The complex configuration of the terrain between the Renaissance house (castle No. 177 - Renaissance house), respectively the entire set of buildings, on one side and the hillside on which the castle gardens were later formed on the other, the usual method of the day - establishing the garden immediately adjacent to the castle - was impossible. The solution which the creators chose was logical and even unique in Czech lands to this day. They connected the main suites in the castle with the lower terrace of the castle gardens with the help of a Connecting Corridor resting on wooden pillars at the beginning and stone walls at the end. The missing main element of garden composition - ending the compositional axis of the garden with the center facade of the castle - was replaced by inserting water motives at the beginning and end of the axis. The axis began with an eight-sided fountain in the center of the lowere parterre and ended at the castle pond in an island, in the middle of which was placed a basin with a fountain. Roughly in the center of the garden, the main lengthwise axis of the garden crosses the main architectonic axis, leaving the center of the southeast facade of the summerhouse and continuing out the gate in the outer wall of the garden.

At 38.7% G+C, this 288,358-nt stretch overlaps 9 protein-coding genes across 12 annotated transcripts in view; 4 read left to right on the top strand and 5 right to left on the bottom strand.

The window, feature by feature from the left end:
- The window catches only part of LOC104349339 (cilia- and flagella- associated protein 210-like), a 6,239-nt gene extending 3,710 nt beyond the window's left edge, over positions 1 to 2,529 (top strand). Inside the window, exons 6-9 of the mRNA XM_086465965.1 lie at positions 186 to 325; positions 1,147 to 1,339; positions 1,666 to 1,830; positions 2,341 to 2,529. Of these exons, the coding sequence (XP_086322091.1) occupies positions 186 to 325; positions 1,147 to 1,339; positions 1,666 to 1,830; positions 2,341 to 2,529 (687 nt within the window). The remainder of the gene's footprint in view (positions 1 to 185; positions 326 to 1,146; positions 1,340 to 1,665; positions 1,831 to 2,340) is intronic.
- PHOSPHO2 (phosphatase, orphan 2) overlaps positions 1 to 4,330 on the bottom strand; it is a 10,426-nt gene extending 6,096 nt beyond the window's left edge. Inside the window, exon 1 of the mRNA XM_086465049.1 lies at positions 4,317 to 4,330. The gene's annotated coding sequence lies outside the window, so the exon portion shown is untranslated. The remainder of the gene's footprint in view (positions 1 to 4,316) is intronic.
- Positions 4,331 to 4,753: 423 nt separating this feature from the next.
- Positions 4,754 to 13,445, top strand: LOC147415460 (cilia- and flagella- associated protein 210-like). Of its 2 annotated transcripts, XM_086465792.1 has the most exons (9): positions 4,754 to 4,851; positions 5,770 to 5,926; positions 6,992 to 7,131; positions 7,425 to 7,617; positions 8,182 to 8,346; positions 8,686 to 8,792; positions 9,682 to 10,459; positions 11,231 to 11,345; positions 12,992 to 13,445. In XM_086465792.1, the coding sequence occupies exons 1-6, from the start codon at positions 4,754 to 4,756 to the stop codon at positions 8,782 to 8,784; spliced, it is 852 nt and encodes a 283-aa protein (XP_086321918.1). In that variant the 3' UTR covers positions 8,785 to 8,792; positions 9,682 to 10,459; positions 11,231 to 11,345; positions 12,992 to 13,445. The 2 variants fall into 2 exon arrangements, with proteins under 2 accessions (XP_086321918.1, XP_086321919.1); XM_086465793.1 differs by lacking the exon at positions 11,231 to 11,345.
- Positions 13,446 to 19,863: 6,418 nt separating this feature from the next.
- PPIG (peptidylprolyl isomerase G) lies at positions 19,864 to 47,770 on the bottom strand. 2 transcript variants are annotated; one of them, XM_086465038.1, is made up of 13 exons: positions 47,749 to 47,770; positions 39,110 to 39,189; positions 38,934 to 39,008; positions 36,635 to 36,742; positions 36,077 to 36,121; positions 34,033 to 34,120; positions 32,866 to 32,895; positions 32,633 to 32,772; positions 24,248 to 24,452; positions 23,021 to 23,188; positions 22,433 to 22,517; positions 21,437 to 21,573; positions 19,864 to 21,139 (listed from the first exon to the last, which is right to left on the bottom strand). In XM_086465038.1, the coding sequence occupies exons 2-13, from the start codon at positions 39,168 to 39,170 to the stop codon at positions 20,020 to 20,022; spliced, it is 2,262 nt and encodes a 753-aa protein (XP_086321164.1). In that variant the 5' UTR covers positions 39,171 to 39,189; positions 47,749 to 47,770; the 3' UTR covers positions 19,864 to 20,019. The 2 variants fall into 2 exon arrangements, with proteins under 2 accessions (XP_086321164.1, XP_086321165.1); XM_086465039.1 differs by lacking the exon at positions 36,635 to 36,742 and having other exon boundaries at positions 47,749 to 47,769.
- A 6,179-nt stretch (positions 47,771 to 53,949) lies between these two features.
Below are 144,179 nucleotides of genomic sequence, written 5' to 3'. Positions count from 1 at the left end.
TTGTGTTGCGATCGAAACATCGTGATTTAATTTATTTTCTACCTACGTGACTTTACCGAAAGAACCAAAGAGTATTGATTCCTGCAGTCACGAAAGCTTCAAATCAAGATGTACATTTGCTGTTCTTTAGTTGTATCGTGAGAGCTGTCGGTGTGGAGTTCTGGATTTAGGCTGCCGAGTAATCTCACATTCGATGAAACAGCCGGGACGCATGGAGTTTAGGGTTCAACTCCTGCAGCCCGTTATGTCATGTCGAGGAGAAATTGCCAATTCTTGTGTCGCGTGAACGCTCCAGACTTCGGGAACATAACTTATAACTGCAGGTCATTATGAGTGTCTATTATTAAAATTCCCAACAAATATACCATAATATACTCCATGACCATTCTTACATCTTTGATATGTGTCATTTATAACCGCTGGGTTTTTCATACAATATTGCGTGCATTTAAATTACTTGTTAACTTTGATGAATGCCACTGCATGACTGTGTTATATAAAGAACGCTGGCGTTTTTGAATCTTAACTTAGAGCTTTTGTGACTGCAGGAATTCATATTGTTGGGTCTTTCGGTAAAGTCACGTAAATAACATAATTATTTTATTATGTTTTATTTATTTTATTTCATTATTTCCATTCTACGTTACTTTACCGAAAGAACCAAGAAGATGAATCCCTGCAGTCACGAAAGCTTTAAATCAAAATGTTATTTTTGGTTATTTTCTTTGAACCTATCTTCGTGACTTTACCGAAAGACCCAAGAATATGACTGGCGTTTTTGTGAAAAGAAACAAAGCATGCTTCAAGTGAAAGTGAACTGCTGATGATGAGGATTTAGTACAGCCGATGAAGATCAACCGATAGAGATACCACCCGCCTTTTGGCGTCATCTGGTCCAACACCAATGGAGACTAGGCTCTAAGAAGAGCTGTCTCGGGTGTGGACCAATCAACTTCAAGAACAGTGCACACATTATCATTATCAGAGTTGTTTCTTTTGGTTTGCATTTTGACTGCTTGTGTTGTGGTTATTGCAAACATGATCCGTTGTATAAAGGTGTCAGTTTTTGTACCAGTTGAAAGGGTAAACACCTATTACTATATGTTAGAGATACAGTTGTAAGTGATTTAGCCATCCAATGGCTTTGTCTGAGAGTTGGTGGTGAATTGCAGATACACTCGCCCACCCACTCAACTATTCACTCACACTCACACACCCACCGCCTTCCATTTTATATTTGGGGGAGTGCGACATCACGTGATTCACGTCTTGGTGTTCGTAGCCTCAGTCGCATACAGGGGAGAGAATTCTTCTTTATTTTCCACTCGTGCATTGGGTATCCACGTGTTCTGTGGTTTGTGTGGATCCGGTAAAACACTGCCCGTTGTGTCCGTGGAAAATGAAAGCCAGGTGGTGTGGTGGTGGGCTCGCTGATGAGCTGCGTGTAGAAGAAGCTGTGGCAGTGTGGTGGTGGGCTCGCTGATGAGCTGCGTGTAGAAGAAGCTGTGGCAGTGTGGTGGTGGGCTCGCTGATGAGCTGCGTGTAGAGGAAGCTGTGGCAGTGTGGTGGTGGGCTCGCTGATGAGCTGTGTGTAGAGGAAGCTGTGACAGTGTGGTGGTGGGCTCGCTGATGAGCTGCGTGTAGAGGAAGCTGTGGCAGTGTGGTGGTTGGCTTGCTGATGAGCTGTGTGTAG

The summerhouse was built from 1690 - 1692, later called Summerhouse Bellarie. Even though the building was placed outside of the main axis of the garden, it dominated the garden with its overall composition, on one hand by its position on the raised terrace and on the second by its sheer height and mass. From the steps of the summerhouse, a magnificent view opened up onto the lower-placed flat brodery parterres with the complex ornamental hedge arrangement, the fountains, and the shapes of the trees. The scenery was closed off with high hedged lanes bordering the side paths which led along the outer walls of the garden.
The oldest iconographic source for us is the plan of the so-called New Gardens, originating from around 1702. This very unartistic schematic method captures the garden in union with the facade of the Renaissance house. The garden is bordered by surrounding walls, while the castle pond was located still outside the designated area of the garden. The plan documents the existence of the terraces, today\'s main gate in the southeastern wall of the garden and the then unfinished gates next to the garden-keepers home, as well as documenting the wooden corridor between the Renaissance house and the summer riding school. Details of the internal arrangement of the garden\'s actual areas are not revealed by the plan. In contrast, the plan includes detailed, albeit quite inaccurate, measurements of the garden-keeper\'s home (Castle No. 62 - Tavern Markéta), the entrance gate to the garden and the northern part of today\'s supply gardens (listed under the name Mantelgarten). Especially interesting on the plan is a building which is still unkown to us today, but stands on the site of today\'s winter riding school (Castle No. 178 - Castle Riding School).
Another plan (again from around 1702) documents the existence of a particular part of the garden, termed "royal", enclosed by walls and connected to the southeastern surrounding wall of the castle gardens. This area was accessible only from the area of the castle gardens proper.
Further information :
Castle garden in the 18th century